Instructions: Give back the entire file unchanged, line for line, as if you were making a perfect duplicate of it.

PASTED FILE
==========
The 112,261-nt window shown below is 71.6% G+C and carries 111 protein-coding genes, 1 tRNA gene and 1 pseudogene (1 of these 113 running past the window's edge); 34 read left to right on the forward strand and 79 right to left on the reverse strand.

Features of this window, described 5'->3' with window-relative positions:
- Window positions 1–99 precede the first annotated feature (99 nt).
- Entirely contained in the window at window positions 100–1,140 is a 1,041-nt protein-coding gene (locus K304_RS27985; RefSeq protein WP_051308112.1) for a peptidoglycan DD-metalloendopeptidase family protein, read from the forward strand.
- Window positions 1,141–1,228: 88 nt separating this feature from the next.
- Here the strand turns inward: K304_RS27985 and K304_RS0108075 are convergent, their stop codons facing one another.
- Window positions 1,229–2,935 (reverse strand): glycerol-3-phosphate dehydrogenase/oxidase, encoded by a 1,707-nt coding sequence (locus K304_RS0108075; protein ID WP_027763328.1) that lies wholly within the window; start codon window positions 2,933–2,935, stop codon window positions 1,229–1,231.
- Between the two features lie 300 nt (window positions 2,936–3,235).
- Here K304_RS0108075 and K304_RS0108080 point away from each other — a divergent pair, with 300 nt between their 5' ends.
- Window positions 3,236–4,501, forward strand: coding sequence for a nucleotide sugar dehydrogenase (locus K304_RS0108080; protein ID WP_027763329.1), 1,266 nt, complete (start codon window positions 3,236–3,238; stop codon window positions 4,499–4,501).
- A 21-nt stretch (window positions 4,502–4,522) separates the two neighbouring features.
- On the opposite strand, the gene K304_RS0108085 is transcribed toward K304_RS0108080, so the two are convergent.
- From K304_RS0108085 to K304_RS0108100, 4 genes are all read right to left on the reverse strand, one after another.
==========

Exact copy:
The 112,261-nt window shown below is 71.6% G+C and carries 111 protein-coding genes, 1 tRNA gene and 1 pseudogene (1 of these 113 running past the window's edge); 34 read left to right on the forward strand and 79 right to left on the reverse strand.

Features of this window, described 5'->3' with window-relative positions:
- Window positions 1–99 precede the first annotated feature (99 nt).
- Entirely contained in the window at window positions 100–1,140 is a 1,041-nt protein-coding gene (locus K304_RS27985; RefSeq protein WP_051308112.1) for a peptidoglycan DD-metalloendopeptidase family protein, read from the forward strand.
- Window positions 1,141–1,228: 88 nt separating this feature from the next.
- Here the strand turns inward: K304_RS27985 and K304_RS0108075 are convergent, their stop codons facing one another.
- Window positions 1,229–2,935 (reverse strand): glycerol-3-phosphate dehydrogenase/oxidase, encoded by a 1,707-nt coding sequence (locus K304_RS0108075; protein ID WP_027763328.1) that lies wholly within the window; start codon window positions 2,933–2,935, stop codon window positions 1,229–1,231.
- Between the two features lie 300 nt (window positions 2,936–3,235).
- Here K304_RS0108075 and K304_RS0108080 point away from each other — a divergent pair, with 300 nt between their 5' ends.
- Window positions 3,236–4,501, forward strand: coding sequence for a nucleotide sugar dehydrogenase (locus K304_RS0108080; protein ID WP_027763329.1), 1,266 nt, complete (start codon window positions 3,236–3,238; stop codon window positions 4,499–4,501).
- A 21-nt stretch (window positions 4,502–4,522) separates the two neighbouring features.
- On the opposite strand, the gene K304_RS0108085 is transcribed toward K304_RS0108080, so the two are convergent.
- From K304_RS0108085 to K304_RS0108100, 4 genes are all read right to left on the reverse strand, one after another.